Sunday is Grandparents Day. Big deal, right? Just another excuse for the card companies and florists to make some money.
Yeah, that's the way I used to see it, too. But lately, I've been thinking about what a gift a grandparent truly is. My maternal grandparents died before I was born and my paternal grandfather died when I was a baby. The only grandparent I knew lived in Finnish Harlem in NYC, which was about a three-hour drive from our house. We spent weekends there, so it's not like I never saw her, but I never really felt as if I knew her. Her name was Johanna Wayrenen Haatainen and even though she immigrated to America when she was just 13, she never really mastered the English language. She spent her time with other Finns, so I guess she didn't feel a real need to do so. It made communicating with her a challenge. Although she could understand me, I often couldn't understand her. Even her parakeet, Pikkulintu (Little Bird), was bi-lingual.
I never remember feeling loved by my grandmother.
My children, on the other hand, had grandparents who adored them, especially my mother, who spent a lot of time crossing the Pennsylvania turnpike just to see them. She took them on vacations, to Hershey Park, on walks . . . she made them feel important to her. My father died exactly one month before my daughter, Bethany, was born. When my mother remarried, my girls were 14 and 12 and their "new" grandpa doted on them and made up for their lack of a grandfather during their younger years.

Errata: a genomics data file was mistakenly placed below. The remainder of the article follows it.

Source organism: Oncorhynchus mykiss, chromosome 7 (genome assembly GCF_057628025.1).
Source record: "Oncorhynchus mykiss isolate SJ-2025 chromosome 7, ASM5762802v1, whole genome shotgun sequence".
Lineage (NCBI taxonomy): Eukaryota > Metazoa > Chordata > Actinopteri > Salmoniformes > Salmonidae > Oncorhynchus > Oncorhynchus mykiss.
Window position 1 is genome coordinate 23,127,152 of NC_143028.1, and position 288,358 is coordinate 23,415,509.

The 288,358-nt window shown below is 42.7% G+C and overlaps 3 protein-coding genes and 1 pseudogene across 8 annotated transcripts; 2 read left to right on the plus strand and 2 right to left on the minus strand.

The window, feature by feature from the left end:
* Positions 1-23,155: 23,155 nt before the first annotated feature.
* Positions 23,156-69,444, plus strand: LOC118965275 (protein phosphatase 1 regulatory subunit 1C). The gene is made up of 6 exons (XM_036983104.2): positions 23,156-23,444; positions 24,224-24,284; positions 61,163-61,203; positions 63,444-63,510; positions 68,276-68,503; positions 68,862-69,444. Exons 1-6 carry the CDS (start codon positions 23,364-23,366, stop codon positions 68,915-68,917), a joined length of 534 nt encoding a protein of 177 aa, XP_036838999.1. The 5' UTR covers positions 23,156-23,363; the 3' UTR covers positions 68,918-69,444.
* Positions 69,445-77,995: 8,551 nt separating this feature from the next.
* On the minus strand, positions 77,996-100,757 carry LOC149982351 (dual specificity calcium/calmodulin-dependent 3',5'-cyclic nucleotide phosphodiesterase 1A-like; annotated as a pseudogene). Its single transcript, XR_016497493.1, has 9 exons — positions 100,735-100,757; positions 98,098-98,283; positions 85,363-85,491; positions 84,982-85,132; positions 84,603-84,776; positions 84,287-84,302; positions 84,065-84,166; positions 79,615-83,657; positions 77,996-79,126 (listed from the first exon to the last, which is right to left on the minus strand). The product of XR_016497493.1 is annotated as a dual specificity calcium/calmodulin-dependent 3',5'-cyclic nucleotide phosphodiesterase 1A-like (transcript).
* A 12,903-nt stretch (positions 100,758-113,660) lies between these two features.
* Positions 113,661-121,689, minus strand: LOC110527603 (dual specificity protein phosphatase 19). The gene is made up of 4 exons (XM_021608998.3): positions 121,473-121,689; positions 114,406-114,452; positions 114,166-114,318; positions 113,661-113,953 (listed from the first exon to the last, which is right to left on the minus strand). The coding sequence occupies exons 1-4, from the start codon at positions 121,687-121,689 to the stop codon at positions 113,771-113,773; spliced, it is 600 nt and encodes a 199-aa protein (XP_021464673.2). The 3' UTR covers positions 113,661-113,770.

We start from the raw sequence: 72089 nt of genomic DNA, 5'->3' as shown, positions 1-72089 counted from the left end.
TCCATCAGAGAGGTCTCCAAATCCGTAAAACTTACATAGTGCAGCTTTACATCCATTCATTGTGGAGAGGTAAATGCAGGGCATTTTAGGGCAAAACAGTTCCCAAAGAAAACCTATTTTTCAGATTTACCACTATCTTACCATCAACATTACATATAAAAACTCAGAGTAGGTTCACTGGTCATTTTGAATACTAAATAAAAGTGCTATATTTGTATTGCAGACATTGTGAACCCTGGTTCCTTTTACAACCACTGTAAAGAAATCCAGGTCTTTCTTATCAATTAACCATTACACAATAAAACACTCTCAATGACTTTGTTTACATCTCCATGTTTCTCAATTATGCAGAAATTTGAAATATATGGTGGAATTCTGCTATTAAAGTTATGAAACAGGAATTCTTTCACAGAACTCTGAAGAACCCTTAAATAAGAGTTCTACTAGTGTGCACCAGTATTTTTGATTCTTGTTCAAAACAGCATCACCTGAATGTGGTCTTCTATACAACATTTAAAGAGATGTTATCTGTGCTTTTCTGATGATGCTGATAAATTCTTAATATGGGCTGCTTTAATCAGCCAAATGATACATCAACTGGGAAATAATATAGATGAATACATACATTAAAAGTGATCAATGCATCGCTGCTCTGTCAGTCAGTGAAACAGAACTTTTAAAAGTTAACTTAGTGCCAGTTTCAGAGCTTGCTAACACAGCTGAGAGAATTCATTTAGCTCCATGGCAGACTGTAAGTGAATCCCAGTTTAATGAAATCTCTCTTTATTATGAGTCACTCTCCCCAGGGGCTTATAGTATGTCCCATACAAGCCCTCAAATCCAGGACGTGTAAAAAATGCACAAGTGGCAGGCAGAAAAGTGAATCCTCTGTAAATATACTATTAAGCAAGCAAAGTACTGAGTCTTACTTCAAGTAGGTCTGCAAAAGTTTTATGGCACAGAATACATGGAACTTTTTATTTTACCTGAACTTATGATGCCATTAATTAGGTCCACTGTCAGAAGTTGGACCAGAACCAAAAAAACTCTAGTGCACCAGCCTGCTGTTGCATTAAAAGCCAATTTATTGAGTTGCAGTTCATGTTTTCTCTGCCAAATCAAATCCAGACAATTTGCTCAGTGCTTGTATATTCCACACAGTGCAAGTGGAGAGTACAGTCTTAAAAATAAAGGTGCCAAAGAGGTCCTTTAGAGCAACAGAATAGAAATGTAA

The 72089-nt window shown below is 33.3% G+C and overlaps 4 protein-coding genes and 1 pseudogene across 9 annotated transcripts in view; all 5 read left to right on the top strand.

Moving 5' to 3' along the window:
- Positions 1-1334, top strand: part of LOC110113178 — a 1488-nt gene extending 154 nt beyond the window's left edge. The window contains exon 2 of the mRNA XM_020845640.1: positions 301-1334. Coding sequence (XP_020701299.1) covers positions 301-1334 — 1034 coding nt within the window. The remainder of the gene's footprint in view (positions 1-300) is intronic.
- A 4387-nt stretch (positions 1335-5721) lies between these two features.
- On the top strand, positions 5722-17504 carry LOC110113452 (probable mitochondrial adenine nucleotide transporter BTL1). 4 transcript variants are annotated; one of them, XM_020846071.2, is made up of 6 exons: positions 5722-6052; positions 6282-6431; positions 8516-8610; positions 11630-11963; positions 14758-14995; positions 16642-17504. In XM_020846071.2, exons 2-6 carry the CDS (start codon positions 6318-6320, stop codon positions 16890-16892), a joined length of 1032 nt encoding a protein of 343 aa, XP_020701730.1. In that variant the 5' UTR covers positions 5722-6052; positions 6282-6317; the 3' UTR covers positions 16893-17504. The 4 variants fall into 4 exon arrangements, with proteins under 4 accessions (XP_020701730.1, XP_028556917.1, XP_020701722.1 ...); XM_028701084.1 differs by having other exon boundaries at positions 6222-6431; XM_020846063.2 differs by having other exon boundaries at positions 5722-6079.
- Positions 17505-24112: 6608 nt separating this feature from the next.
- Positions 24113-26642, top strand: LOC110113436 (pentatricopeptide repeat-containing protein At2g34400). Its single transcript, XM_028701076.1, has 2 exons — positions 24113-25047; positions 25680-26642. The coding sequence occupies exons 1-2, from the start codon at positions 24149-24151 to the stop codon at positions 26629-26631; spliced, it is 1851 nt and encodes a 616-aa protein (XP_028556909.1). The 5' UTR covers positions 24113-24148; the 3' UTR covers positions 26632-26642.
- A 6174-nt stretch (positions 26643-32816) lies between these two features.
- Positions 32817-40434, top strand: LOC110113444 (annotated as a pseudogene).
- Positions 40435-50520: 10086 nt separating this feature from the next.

After my husband died in 1989, I married Bill, whose mother had 13 grandchildren of her own. Yet, without hesitation, she embraced my children as if she'd been part of their life all along.
My children were blessed. Grandparents Day? Yeah, it was worthy of noting. Sadly, my mother was the last surviving grandparent for them. When she died in January, she left a void in their lives that few can understand. They were that close to her.
Bill and I were talking about grandparents the other day and I mentioned how blessed our own grandchildren are to have us. I don't mean to sound boastful with that statement. It's just that we adore our grandbabies, and they know it. It's a mutual admiration society, which is evident every time Laura or Lincoln hug us, or a smile breaks out across baby Marley's face. We not only love our grandchildren, but we genuinely like them. We worship together every Sunday. We go out to eat. Bill takes them down into his train room and entertains them with his display. I read to them and cook with them. I teach them things. We explore together. Heck, I even feature them in my Lincoln and Laura series of books for Marvel's iStorybooks line.
Yeah, our grandkids are blessed and I have to admit, I'm a bit envious. I wonder what it would have been like to grow up with grandparents who were also my friends. I wonder how different my life would have been.
Grandparents Day. It's worthy of a celebration.
What about you? What's your grandparenting story? I'd love to hear it.